3. Mapping relationships

Many other mapping projects, (e.g. those involved in conversions between two classification systems for use in OPACS or union catalogues), limit themselves to the establishment of simple connections between pairs of classes. They are often unspecific concerning defining the character and degree of the indicated equivalence. However, the structures and levels of detail, the vocabularies, languages and cultural contexts of the locally applied classification systems used by Renardus gateways and the DDC are very different. The project, therefore, assumes that a simple equivalence between the content of two classes will be rare. The same judgement has been made by other mapping projects, including CARMEN.[6]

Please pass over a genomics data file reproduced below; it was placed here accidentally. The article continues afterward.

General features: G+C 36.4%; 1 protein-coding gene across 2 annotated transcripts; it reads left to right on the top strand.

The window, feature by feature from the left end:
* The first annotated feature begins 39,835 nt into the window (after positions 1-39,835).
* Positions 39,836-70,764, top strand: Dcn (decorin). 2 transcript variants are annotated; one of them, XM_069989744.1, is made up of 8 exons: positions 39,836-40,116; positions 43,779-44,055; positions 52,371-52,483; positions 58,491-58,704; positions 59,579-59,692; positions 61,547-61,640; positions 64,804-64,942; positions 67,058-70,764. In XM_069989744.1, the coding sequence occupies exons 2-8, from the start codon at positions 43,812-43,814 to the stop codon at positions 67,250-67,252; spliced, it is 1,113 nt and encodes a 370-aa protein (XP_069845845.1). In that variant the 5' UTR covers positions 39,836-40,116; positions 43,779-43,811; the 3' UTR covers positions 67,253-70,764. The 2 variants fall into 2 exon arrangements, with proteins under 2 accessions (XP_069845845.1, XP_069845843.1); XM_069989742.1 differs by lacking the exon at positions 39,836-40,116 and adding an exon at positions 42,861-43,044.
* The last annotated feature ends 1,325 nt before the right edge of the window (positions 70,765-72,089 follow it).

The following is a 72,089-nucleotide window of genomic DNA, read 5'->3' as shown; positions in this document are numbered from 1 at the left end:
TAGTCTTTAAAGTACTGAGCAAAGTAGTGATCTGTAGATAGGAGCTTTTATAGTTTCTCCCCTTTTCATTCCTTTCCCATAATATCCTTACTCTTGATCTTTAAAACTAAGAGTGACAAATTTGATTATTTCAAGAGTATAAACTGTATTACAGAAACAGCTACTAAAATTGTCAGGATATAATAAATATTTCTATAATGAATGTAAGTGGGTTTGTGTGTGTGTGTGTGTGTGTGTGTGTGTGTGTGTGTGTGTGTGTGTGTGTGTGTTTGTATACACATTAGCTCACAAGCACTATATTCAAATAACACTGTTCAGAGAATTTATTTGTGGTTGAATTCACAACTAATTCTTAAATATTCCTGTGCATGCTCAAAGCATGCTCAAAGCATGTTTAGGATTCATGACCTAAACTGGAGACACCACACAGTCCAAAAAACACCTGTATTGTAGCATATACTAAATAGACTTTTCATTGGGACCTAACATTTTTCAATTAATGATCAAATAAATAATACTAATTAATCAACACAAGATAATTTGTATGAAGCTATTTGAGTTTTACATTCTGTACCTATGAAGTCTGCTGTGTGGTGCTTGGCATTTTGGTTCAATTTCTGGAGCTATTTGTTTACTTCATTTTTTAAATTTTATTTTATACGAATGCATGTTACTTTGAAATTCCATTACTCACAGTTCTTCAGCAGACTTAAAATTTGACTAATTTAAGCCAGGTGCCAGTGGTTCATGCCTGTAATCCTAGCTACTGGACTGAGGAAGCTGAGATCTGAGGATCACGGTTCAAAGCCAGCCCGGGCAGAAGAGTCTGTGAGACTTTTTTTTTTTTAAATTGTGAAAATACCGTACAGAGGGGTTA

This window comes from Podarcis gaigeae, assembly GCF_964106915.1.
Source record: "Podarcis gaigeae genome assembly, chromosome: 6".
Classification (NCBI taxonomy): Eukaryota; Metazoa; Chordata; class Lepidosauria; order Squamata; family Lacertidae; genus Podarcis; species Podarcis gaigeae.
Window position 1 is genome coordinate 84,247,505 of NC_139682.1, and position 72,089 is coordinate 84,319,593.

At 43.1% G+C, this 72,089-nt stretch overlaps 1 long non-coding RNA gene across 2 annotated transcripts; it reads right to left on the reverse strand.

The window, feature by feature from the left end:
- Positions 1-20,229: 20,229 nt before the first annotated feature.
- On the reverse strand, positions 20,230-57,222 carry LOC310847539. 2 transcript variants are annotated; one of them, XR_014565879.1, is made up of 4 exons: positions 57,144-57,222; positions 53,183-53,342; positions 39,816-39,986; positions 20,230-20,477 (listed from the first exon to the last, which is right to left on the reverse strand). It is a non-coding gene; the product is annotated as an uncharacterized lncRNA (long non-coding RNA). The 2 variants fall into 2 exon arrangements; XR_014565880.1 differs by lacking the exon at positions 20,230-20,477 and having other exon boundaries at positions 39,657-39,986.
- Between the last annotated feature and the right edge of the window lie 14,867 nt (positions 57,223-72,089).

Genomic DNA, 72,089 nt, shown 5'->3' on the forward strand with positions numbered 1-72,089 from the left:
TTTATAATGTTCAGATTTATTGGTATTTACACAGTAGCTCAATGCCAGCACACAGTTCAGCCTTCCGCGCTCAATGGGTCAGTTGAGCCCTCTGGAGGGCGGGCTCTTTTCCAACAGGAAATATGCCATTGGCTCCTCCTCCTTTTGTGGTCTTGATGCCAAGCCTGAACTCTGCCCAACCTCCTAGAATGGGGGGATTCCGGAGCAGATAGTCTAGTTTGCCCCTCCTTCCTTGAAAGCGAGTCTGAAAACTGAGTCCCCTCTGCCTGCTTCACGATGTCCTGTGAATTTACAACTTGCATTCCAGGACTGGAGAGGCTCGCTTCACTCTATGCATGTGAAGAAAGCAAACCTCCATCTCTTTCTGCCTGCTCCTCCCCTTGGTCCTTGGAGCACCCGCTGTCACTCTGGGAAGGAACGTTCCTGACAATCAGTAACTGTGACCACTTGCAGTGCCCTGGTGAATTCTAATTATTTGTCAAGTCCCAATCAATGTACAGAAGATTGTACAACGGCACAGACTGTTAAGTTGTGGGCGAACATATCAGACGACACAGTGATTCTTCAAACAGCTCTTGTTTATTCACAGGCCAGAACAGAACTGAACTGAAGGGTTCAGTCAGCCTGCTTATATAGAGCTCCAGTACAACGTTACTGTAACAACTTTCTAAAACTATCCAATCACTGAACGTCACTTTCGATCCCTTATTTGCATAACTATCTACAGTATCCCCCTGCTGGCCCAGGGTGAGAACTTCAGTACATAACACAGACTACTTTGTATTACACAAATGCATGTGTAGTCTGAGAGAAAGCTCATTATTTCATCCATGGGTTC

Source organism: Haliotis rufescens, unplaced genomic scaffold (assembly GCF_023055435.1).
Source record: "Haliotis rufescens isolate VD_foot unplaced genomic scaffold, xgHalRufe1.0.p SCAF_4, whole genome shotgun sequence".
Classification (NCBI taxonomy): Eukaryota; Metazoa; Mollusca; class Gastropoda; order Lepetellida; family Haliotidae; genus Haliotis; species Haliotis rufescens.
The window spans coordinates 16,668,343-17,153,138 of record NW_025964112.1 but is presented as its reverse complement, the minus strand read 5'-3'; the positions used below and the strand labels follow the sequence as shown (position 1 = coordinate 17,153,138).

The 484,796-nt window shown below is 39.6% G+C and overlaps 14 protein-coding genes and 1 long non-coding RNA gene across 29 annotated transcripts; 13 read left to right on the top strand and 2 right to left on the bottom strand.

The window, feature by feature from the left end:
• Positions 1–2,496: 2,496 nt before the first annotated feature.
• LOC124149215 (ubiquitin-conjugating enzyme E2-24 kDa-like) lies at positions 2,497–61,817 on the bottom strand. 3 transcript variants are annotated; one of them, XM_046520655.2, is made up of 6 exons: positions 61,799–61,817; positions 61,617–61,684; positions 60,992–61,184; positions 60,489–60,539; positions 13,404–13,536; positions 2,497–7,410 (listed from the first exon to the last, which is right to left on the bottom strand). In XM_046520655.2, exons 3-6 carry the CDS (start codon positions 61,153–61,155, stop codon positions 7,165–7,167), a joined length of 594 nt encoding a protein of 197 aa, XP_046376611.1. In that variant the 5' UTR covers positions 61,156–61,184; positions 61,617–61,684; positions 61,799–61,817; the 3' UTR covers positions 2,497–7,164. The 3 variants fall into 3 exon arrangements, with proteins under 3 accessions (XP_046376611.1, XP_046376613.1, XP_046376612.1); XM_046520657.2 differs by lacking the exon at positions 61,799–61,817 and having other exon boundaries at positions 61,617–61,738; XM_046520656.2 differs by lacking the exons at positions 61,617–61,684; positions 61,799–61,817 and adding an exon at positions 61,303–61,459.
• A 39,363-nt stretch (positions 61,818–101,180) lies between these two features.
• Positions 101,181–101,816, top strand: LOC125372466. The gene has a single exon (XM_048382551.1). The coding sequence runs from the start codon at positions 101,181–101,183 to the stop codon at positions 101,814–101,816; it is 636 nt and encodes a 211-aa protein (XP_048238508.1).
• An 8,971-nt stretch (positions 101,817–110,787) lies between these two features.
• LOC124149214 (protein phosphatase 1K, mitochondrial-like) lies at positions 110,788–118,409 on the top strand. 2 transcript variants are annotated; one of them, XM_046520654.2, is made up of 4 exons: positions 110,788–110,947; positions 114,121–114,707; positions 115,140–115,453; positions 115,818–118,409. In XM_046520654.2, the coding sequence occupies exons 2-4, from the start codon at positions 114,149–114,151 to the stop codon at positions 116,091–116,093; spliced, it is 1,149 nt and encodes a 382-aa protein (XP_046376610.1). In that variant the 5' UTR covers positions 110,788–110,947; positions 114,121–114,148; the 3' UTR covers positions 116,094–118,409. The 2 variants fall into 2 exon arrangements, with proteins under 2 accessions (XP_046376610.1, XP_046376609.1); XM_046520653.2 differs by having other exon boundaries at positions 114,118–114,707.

In the Renardus subject browsing pages, users need to be advised that certain links from a DDC class, point to a class in a local gateway containing broader or narrower areas of content, or showing major or minor overlaps with the DDC class. This is especially true, as there will quite often be several mapping links to different classes found within a number of different gateways. One link might be fully equivalent, another might show just a minor overlap. The need for a more detailed specification of the degree of equivalence is even greater when the mapping between the local class and the DDC classes is used in the Renardus advanced search feature. The result list could be ranked according to the degree of relationship between the individual resource's local class and the DDC class used for searching.